ExxonMobil needs to enhance its long-term value by revamping the board, imposing capital discipline, investing in more sustainable energy and overhauling management compensation, according to a new investment firm.
San Francisco-based Engine No. 1, which said it seeks to build long-term value through “active ownership,” on Monday said it would nominate four independent candidates to the board at the 2021 annual meeting to advance its plan.
The letter to the board outlines proposed changes to “evolve with changing industry dynamics.” Besides adding independent directors, Engine No. 1 principals want ExxonMobil to use “more stringent approval criteria for new capital expenditures, including lower required break-even oil and gas prices.” In addition, they called for “more significant investment in clean energy” to ensure it commits to emission reduction opportunities. Also on the list is an overhaul of management compensation.
“We believe that for ExxonMobil to avoid the fate of other once iconic American companies, it must better position itself for long-term, sustainable value creation,” said the letter from Engine No. 1, which was founded by Chris James, who previously founded Partner Fund Management and co-founded Andor Capital Management.
“Doing so will not be easy and will require a board with a diversified level of insight into the evolving trends, technologies, markets, and policies shaping the future of the industry, yet none of ExxonMobil’s independent directors have any other energy industry experience. This is not a criticism of any director, each of whom is highly accomplished and respected, including by us. It is instead an acknowledgement of the unique challenges facing ExxonMobil and the industry.”
Besides Andor and Partner Fund, Engine No. 1 principals include former executives with Bain Capital, BlackRock, Goldman Sachs and Jana Partners LLC.
Following an annual strategic review by the board in late November, the Irving, TX-based energy major revised its capital spending outlook and production forecast to 2025. ExxonMobil has, among other things, backed off ambitious goals to increase spending and has cut the book value of some assets, particularly the U.S. dry natural gas portfolio, by up to $20 billion.
“No company in the history of oil and gas has been more influential” than ExxonMobil, said the Engine No. 1 principals. “It is clear, however, that the industry and the world it operates in are changing and that ExxonMobil must change as well. While the entire industry has faced steep declines, ExxonMobil stands apart.”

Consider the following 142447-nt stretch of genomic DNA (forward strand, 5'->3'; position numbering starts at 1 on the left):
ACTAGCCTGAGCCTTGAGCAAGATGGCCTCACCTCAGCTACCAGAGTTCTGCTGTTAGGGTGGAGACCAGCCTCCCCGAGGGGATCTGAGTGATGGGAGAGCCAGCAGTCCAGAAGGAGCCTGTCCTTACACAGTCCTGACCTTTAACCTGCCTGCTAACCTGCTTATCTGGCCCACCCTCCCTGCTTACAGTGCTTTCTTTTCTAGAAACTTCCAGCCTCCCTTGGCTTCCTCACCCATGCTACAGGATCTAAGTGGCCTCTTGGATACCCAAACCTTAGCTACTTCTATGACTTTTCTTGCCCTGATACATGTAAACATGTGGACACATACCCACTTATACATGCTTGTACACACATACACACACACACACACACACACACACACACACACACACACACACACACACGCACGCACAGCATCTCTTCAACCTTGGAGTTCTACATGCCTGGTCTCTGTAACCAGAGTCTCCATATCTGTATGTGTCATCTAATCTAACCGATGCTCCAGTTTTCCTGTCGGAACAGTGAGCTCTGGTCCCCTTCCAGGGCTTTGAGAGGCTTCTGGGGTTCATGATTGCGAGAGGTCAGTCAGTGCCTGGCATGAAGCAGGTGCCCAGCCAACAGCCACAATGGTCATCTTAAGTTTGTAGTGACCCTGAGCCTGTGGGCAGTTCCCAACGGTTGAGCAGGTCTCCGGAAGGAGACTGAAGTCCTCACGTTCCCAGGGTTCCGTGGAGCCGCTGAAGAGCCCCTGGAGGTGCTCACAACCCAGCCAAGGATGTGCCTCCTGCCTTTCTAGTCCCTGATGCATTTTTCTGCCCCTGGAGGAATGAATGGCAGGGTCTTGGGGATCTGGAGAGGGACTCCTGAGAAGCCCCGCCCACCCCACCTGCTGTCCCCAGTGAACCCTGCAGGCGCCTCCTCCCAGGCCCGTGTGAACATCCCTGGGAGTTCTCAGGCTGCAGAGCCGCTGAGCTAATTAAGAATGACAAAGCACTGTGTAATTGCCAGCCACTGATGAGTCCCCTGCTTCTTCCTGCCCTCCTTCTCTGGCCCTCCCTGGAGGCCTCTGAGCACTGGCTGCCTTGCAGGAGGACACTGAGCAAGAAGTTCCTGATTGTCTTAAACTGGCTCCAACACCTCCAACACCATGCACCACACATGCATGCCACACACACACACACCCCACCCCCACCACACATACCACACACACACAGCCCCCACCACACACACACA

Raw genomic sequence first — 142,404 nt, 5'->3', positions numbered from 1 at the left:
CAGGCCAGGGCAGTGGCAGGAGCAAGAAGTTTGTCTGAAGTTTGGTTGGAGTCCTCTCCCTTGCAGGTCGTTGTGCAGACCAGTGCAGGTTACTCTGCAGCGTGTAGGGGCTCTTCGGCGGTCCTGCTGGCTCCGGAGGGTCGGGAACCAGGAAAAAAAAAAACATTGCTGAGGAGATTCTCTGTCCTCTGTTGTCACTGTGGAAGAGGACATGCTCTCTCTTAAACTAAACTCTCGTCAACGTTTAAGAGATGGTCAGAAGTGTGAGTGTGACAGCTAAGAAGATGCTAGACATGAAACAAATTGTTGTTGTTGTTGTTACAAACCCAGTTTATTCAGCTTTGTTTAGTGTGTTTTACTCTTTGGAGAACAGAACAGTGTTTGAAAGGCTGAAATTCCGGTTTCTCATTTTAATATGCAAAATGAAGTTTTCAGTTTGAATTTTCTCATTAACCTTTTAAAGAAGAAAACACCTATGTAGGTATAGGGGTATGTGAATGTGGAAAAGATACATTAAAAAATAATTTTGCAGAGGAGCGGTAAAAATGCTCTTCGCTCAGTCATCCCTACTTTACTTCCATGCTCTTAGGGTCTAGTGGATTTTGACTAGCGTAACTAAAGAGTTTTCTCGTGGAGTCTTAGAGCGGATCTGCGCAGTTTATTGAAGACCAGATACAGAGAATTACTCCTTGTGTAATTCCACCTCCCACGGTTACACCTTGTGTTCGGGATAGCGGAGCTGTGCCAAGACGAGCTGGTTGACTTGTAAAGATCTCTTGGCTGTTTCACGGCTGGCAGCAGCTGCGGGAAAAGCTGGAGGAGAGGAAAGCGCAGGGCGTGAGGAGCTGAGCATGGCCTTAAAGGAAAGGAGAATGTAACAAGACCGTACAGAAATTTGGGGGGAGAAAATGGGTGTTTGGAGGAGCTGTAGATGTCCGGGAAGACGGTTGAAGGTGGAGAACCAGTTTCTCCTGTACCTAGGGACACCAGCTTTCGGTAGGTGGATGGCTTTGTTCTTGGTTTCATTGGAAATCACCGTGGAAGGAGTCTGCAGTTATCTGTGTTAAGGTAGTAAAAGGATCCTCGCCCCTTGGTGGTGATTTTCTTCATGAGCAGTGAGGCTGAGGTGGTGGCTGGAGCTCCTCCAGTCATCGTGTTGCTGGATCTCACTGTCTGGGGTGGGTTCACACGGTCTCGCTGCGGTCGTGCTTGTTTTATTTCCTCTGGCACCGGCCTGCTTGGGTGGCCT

Total shareholder return including dividends over the past 10 years has been minus 20%, versus 277% for the S&P 500, the principals noted. Total shareholder return for the prior three-, five- and 10-year periods “trails each of its self-selected proxy peers and the S&P 500, both before and after the Covid-19 pandemic.”
In addition, return on capital employed, or ROCE, for upstream projects “has fallen from an average of 35% from 2001-10 to 6% from 2015-2019, even during periods of higher oil and gas prices.”
The California State Teachers’ Retirement System (CalSTRS), which owns more than $300 million in ExxonMobil stock, has aligned with Engine No. 1’s goals.
“It is time to demand change at ExxonMobil,” said CalSTRS Chief Investment Officer Christopher Ailman. “CalSTRS’ stewardship activities date back over 30 years and reflect our focus on influencing long-term value creation. We intend to use our vote as an active shareholder to support Engine No. 1’s slate of directors because a change at the top is necessary to reposition this company to be successful for the long-term.”
Engine No. 1 said its investment philosophy is to “create long-term value by harnessing the power of capitalism. We believe a company’s performance is greatly enhanced by the investments it makes in workers, communities and the environment. We believe that over time the interests of Main Street and Wall Street align, and we can engage as active owners to create value by focusing on this alignment.”
The slate of candidates Engine No. 1 is proposing includes Gregory J. Goff, who until 2018 was CEO of Andeavor. He also spent nearly 30 years with ConocoPhillips.
Other candidates are Kaisa Hietala, Alexander Karsner and Anders Runevad. Hietala until 2019 was for five years executive vice president of Renewable Products at Neste, a petroleum refining and marketing company. Karsner, with more than 30 years of global conventional and renewable energy experience, is senior strategist at X, formerly Google X, the innovation lab of Alphabet Inc. Runevad served as CEO of Vestas Wind Systems for six years until 2019.
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